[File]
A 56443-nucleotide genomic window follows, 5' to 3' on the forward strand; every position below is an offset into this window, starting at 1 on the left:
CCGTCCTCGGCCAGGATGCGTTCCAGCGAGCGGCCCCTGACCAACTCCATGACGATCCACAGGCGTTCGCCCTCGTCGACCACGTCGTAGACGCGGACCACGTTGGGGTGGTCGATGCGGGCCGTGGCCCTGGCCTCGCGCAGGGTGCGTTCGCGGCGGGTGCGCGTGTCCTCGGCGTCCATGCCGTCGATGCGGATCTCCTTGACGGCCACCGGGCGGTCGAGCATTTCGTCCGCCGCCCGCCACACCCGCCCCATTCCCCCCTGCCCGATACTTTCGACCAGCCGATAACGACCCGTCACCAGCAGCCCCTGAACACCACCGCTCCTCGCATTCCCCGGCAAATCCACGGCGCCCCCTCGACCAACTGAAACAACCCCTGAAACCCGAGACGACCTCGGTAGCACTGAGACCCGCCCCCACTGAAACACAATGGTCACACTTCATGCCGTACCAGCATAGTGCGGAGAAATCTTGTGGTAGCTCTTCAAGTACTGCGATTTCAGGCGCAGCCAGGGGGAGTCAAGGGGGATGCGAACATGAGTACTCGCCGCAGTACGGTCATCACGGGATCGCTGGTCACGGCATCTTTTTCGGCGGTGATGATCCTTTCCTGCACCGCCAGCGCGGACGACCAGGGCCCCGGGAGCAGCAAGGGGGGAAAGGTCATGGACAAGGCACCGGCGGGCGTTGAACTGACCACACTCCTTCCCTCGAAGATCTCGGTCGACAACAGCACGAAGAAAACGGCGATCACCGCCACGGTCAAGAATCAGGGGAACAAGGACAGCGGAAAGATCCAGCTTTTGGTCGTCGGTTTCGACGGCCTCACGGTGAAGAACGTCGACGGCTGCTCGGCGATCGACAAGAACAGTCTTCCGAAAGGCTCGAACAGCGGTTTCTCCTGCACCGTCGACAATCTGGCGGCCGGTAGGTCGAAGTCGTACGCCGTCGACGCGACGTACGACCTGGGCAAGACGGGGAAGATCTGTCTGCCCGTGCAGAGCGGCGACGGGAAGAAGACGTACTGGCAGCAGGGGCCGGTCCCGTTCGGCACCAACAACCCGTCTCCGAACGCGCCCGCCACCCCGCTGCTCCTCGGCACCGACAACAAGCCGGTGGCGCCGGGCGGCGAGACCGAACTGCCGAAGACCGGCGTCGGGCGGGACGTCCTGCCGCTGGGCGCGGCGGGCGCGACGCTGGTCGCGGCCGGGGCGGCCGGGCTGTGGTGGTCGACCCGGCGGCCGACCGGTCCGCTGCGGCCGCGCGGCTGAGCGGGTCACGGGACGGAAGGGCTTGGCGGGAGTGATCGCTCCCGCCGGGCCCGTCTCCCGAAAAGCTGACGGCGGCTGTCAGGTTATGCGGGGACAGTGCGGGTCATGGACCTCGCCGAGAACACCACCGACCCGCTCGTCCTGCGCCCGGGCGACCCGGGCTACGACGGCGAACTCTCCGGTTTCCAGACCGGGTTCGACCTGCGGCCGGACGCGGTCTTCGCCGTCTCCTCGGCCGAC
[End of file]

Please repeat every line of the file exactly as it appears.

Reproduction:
A 56443-nucleotide genomic window follows, 5' to 3' on the forward strand; every position below is an offset into this window, starting at 1 on the left:
CCGTCCTCGGCCAGGATGCGTTCCAGCGAGCGGCCCCTGACCAACTCCATGACGATCCACAGGCGTTCGCCCTCGTCGACCACGTCGTAGACGCGGACCACGTTGGGGTGGTCGATGCGGGCCGTGGCCCTGGCCTCGCGCAGGGTGCGTTCGCGGCGGGTGCGCGTGTCCTCGGCGTCCATGCCGTCGATGCGGATCTCCTTGACGGCCACCGGGCGGTCGAGCATTTCGTCCGCCGCCCGCCACACCCGCCCCATTCCCCCCTGCCCGATACTTTCGACCAGCCGATAACGACCCGTCACCAGCAGCCCCTGAACACCACCGCTCCTCGCATTCCCCGGCAAATCCACGGCGCCCCCTCGACCAACTGAAACAACCCCTGAAACCCGAGACGACCTCGGTAGCACTGAGACCCGCCCCCACTGAAACACAATGGTCACACTTCATGCCGTACCAGCATAGTGCGGAGAAATCTTGTGGTAGCTCTTCAAGTACTGCGATTTCAGGCGCAGCCAGGGGGAGTCAAGGGGGATGCGAACATGAGTACTCGCCGCAGTACGGTCATCACGGGATCGCTGGTCACGGCATCTTTTTCGGCGGTGATGATCCTTTCCTGCACCGCCAGCGCGGACGACCAGGGCCCCGGGAGCAGCAAGGGGGGAAAGGTCATGGACAAGGCACCGGCGGGCGTTGAACTGACCACACTCCTTCCCTCGAAGATCTCGGTCGACAACAGCACGAAGAAAACGGCGATCACCGCCACGGTCAAGAATCAGGGGAACAAGGACAGCGGAAAGATCCAGCTTTTGGTCGTCGGTTTCGACGGCCTCACGGTGAAGAACGTCGACGGCTGCTCGGCGATCGACAAGAACAGTCTTCCGAAAGGCTCGAACAGCGGTTTCTCCTGCACCGTCGACAATCTGGCGGCCGGTAGGTCGAAGTCGTACGCCGTCGACGCGACGTACGACCTGGGCAAGACGGGGAAGATCTGTCTGCCCGTGCAGAGCGGCGACGGGAAGAAGACGTACTGGCAGCAGGGGCCGGTCCCGTTCGGCACCAACAACCCGTCTCCGAACGCGCCCGCCACCCCGCTGCTCCTCGGCACCGACAACAAGCCGGTGGCGCCGGGCGGCGAGACCGAACTGCCGAAGACCGGCGTCGGGCGGGACGTCCTGCCGCTGGGCGCGGCGGGCGCGACGCTGGTCGCGGCCGGGGCGGCCGGGCTGTGGTGGTCGACCCGGCGGCCGACCGGTCCGCTGCGGCCGCGCGGCTGAGCGGGTCACGGGACGGAAGGGCTTGGCGGGAGTGATCGCTCCCGCCGGGCCCGTCTCCCGAAAAGCTGACGGCGGCTGTCAGGTTATGCGGGGACAGTGCGGGTCATGGACCTCGCCGAGAACACCACCGACCCGCTCGTCCTGCGCCCGGGCGACCCGGGCTACGACGGCGAACTCTCCGGTTTCCAGACCGGGTTCGACCTGCGGCCGGACGCGGTCTTCGCCGTCTCCTCGGCCGAC